Each year, Accountants and Tax Agents approach Federal budget time with both anxiety and optimism. Potential changes may bring not only opportunities for us to help out clients but also the risk for an increased level of complexity that doesn’t necessarily resolve any of the inherent issues that exist in the current tax system.
I’m always asked by a number of clients and colleagues leading up to the budget what I’d like to see. My response is usually the same. I’d like us to have a serious discussion in this country about who we tax and why. I’d like everybody to pay their fair share, I’d like the tax system to drive an attitude of reward for effort, I’m like the Townsville Crocs to make a comeback… You get the picture.
So what on earth is a “fair share”? Good question. The answer is often ideological based on amounts. But most people can agree on some kind of marginal tax system. While the concept of a completely flat tax system similar to Singapore seems like a good idea, in practice it seems to drive the gap between the classes further apart in a “rich get richer, poor get poorer” society. The extreme alternative to this would be a complete socialist regime where government intervention through the tax system leads to everyone ending up with the same amount of money regardless of what they earn.
In other words, a marginal system of some description seems to be a reasonable middle ground. A system that continues to reward effort, but doesn’t drive the classes so far apart that advancement up the classes seems impossible. So, where does Australia fit? Lets break it down into 3 segments of the tax system.
Firstly looking at the lower end of the tax scale. Its widely understood that the tax free threshold tops out at $18,200, however in actual fact when coupled with some other offsets the number is more like $20,500. Regardless of the number, most people can understand that this is in place to not reach into the pocket of those who need it the most. However, when you overlay the tax system with the Centrelink system and other Australian Government organisations that pay benefits, the concluding effect is that more than half of Australian households pay no net tax. That being that they collect more from the Government than they contribute. This raises two questions for me. Is half of the country doing it that tough that they can’t afford to contribute anything? And if that’s the case, is the combination of tax/benefit going to thrust them into prosperity?
Second, lets look at the top end. The top marginal tax rate is 45% which currently kicks in at $180,000 (although that’s quickly changing after the budget announcements). So how many people pay tax in this top marginal tax rate? There are about 25 million people in Australia. 16 million of whom are active in the workforce or looking for work. Approximately 450,000 of these actually pay tax in the top marginal tax rate. Now if you ask me, nearly half of someone’s income is quite a lot to give as a reward for earning only 2.2 times the average wage, but if that’s what the rate is then I would have thought that there are more than 450,000 people in that bracket. There are approximately 1.2 million millionaires in Australia. Now obviously being a millionaire doesn’t necessarily equate to having a large income, but there would be some kind of correlation… I guess again, this raises two questions for me. Is it too easy for “the rich” to split/deduct/or scheme their way below this bracket? And wouldn’t Australia be better off overall if everyone was more wealthy and consequently there were more people in the top bracket? (regardless of the rate)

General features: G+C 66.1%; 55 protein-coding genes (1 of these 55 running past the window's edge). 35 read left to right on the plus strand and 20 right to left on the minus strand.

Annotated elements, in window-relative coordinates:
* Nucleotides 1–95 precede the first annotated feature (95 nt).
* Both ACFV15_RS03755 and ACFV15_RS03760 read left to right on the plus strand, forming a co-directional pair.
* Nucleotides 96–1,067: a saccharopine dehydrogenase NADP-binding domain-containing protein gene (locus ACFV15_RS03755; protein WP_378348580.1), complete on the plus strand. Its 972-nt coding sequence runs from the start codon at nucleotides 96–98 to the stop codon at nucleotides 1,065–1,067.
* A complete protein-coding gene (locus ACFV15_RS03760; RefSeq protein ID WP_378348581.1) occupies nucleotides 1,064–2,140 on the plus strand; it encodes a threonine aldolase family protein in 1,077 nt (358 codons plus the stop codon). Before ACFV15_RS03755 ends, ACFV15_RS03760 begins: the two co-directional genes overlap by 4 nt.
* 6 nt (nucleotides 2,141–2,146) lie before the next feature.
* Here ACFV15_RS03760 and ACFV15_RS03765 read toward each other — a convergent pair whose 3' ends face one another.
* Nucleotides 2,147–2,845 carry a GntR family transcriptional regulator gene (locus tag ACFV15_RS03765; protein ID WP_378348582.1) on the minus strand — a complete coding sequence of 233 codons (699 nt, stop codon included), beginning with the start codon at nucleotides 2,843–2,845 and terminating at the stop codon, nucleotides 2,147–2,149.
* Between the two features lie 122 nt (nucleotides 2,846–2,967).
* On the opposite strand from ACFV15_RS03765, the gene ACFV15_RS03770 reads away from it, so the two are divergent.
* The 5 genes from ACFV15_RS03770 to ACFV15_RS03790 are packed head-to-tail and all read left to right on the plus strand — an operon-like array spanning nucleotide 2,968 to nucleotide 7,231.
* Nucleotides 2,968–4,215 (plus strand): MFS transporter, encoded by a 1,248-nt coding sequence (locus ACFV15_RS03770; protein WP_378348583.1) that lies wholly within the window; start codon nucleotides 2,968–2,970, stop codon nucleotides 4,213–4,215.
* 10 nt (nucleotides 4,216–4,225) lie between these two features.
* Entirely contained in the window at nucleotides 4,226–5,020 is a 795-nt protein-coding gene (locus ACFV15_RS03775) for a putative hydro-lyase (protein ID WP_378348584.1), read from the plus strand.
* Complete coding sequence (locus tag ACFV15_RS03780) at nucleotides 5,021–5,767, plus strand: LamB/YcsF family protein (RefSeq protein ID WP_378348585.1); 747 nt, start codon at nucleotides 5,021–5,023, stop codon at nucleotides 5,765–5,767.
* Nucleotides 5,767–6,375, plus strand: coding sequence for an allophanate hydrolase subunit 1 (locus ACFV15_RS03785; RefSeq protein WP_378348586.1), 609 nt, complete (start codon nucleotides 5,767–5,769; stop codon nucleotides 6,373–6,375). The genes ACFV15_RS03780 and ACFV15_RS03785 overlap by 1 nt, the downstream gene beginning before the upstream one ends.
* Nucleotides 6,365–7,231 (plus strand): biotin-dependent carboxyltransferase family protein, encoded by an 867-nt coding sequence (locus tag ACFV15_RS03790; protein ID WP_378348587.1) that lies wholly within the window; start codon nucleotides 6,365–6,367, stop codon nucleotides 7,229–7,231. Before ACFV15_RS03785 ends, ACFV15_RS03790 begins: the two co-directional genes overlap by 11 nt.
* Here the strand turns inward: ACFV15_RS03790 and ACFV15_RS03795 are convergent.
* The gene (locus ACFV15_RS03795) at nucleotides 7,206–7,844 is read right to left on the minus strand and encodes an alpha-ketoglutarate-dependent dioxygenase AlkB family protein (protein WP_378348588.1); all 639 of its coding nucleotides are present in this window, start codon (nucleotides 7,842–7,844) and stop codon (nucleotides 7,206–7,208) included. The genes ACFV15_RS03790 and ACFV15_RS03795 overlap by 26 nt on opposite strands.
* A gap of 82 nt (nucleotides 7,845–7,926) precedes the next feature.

Now lets analyse the middle. Barak Tchelet wrote an excellent article in the Tax Institute’s magazine called The truth about the practical tax rate for families that looked into how the tax rates overlay with various benefits and looks at how much that leaves for that household after everything is considered. The article gives an example where a worker, who has a stay at home partner, who is a full time parent to three kids. One in high school, one in primary school and one in daycare. This worker is on $79,000 per annum and receives a $12,500 payrise. One would think that this payrise would result in approx $8,000 increase in their take home pay. However once the reduction in Child Care Subsidy and Family Tax Benefit A & B are factored in, the net result of the payrise is an increase in their annual take home pay by only $2,539. The article then goes on to looks at what the net take home increase would be if this payrise was $25,000 rather than $12,500. The result is a new take home increase of $2,217. So in other words, through the middle income range of the tax system there is an example of where government intervention results in different families being left with the same amount of income regardless of what they earn.
This Federal Budget takes a step in the right direction to address some of these issues present in the current tax system, but without a open, mature and comprehensive discussion about who we tax in this country and why, its impossible to create a tax system that rewards those who strive to contribute, provide a safety-net to those who can’t, and reduces the hand out to those who wont.